Have Questions About Navigating Life Transitions for a Child Living With a Rare Disease?

<p>Have Questions About Navigating Life Transitions for a Child Living With a <a href="https://themighty.com/topic/rare-disease/?label=Rare Disease" class="tm-embed-link  tm-autolink health-map" data-id="5b23ceb000553f33fe99b3c3" data-name="Rare Disease" title="Rare Disease" target="_blank">Rare Disease</a>?</p>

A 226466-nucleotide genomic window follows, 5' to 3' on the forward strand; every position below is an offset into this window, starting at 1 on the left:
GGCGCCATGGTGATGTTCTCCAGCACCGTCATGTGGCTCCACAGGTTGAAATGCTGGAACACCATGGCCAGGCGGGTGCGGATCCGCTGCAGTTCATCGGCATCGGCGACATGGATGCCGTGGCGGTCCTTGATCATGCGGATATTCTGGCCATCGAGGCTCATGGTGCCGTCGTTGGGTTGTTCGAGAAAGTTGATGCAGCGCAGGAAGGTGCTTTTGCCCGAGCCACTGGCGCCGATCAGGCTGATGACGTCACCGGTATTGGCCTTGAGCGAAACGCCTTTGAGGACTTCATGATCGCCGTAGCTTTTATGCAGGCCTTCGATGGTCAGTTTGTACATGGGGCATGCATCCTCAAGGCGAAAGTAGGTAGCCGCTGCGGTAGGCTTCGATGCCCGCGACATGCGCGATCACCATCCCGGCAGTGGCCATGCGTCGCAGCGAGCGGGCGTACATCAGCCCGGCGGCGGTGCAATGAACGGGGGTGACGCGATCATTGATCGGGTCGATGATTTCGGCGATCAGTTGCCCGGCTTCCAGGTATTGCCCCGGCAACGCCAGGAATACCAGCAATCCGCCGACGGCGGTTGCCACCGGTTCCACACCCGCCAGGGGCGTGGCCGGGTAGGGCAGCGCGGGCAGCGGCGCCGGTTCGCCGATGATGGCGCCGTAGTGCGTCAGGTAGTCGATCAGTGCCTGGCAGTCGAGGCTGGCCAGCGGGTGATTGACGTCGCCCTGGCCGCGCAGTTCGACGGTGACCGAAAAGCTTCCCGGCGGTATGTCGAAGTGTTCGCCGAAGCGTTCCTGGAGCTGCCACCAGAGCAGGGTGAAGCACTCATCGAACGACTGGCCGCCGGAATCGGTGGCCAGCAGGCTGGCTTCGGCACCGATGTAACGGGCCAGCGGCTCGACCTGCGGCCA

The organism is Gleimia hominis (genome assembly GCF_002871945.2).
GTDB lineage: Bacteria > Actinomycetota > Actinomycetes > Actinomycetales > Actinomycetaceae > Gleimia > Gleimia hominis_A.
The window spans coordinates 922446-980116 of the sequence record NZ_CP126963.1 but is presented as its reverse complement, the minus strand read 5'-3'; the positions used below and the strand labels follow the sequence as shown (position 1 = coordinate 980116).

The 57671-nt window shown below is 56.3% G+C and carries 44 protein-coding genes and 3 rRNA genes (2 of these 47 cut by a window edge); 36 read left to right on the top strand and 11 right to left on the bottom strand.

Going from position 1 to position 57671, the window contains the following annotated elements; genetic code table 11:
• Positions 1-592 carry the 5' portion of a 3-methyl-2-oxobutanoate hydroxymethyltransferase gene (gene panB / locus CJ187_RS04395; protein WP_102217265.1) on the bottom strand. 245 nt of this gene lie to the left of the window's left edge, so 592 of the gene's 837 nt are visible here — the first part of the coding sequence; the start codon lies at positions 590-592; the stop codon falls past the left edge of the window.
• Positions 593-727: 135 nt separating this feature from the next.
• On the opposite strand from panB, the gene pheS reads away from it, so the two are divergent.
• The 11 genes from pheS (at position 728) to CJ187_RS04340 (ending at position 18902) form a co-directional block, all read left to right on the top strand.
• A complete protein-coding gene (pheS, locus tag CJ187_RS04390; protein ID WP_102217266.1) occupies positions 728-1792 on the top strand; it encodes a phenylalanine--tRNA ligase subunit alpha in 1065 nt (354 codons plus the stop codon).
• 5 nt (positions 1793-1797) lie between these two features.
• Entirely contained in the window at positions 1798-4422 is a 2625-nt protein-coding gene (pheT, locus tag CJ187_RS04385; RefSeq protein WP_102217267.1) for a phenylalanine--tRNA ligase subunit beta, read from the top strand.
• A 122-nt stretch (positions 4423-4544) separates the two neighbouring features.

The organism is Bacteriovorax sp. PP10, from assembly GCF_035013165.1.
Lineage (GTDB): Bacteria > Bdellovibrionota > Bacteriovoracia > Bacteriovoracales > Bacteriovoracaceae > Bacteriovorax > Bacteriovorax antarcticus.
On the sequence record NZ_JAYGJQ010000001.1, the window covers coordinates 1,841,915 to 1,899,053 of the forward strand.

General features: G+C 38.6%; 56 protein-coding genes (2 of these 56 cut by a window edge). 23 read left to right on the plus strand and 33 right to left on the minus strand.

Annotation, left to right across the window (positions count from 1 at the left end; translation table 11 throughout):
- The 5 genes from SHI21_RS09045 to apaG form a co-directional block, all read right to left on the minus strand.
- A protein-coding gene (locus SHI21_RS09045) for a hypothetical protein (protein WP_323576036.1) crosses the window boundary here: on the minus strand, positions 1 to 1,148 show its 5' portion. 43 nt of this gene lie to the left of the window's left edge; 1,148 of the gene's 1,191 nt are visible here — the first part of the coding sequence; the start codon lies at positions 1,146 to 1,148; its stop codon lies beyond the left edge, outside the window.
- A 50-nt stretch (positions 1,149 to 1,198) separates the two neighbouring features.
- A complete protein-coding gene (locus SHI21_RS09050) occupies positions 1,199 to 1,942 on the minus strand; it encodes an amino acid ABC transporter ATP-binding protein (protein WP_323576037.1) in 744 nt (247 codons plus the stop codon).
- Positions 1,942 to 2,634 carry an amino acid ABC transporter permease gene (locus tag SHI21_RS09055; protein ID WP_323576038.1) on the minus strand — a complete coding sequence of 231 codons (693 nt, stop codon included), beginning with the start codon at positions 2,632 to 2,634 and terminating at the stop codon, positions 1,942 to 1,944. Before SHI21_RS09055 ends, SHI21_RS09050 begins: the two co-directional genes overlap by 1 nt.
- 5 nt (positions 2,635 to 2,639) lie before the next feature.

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3 Tips to Make the Most Out of Your CML Care